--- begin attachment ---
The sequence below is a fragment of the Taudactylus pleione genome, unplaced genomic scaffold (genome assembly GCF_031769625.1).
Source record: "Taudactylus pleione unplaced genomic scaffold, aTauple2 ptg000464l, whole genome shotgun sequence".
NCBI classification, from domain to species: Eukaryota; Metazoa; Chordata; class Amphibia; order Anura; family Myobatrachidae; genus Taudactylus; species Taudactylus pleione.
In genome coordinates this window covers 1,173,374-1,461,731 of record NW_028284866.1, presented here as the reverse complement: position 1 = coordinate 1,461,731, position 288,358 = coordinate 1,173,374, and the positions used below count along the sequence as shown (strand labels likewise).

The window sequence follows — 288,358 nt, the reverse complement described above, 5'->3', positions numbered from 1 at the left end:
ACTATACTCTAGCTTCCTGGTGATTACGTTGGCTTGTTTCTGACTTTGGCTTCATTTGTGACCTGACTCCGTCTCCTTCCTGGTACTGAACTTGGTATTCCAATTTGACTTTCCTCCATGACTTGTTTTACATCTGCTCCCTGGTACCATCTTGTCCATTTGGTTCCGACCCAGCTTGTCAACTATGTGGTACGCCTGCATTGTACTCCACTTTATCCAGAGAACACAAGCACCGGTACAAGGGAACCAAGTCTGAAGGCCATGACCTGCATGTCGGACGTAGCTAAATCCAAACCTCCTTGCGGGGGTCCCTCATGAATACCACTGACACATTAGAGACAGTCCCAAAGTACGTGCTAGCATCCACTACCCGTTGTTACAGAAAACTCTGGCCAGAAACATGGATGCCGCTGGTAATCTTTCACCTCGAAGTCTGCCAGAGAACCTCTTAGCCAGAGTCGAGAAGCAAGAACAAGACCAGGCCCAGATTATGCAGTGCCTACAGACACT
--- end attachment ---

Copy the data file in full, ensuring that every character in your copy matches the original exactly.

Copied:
The sequence below is a fragment of the Taudactylus pleione genome, unplaced genomic scaffold (genome assembly GCF_031769625.1).
Source record: "Taudactylus pleione unplaced genomic scaffold, aTauple2 ptg000464l, whole genome shotgun sequence".
NCBI classification, from domain to species: Eukaryota; Metazoa; Chordata; class Amphibia; order Anura; family Myobatrachidae; genus Taudactylus; species Taudactylus pleione.
In genome coordinates this window covers 1,173,374-1,461,731 of record NW_028284866.1, presented here as the reverse complement: position 1 = coordinate 1,461,731, position 288,358 = coordinate 1,173,374, and the positions used below count along the sequence as shown (strand labels likewise).

The window sequence follows — 288,358 nt, the reverse complement described above, 5'->3', positions numbered from 1 at the left end:
ACTATACTCTAGCTTCCTGGTGATTACGTTGGCTTGTTTCTGACTTTGGCTTCATTTGTGACCTGACTCCGTCTCCTTCCTGGTACTGAACTTGGTATTCCAATTTGACTTTCCTCCATGACTTGTTTTACATCTGCTCCCTGGTACCATCTTGTCCATTTGGTTCCGACCCAGCTTGTCAACTATGTGGTACGCCTGCATTGTACTCCACTTTATCCAGAGAACACAAGCACCGGTACAAGGGAACCAAGTCTGAAGGCCATGACCTGCATGTCGGACGTAGCTAAATCCAAACCTCCTTGCGGGGGTCCCTCATGAATACCACTGACACATTAGAGACAGTCCCAAAGTACGTGCTAGCATCCACTACCCGTTGTTACAGAAAACTCTGGCCAGAAACATGGATGCCGCTGGTAATCTTTCACCTCGAAGTCTGCCAGAGAACCTCTTAGCCAGAGTCGAGAAGCAAGAACAAGACCAGGCCCAGATTATGCAGTGCCTACAGACACT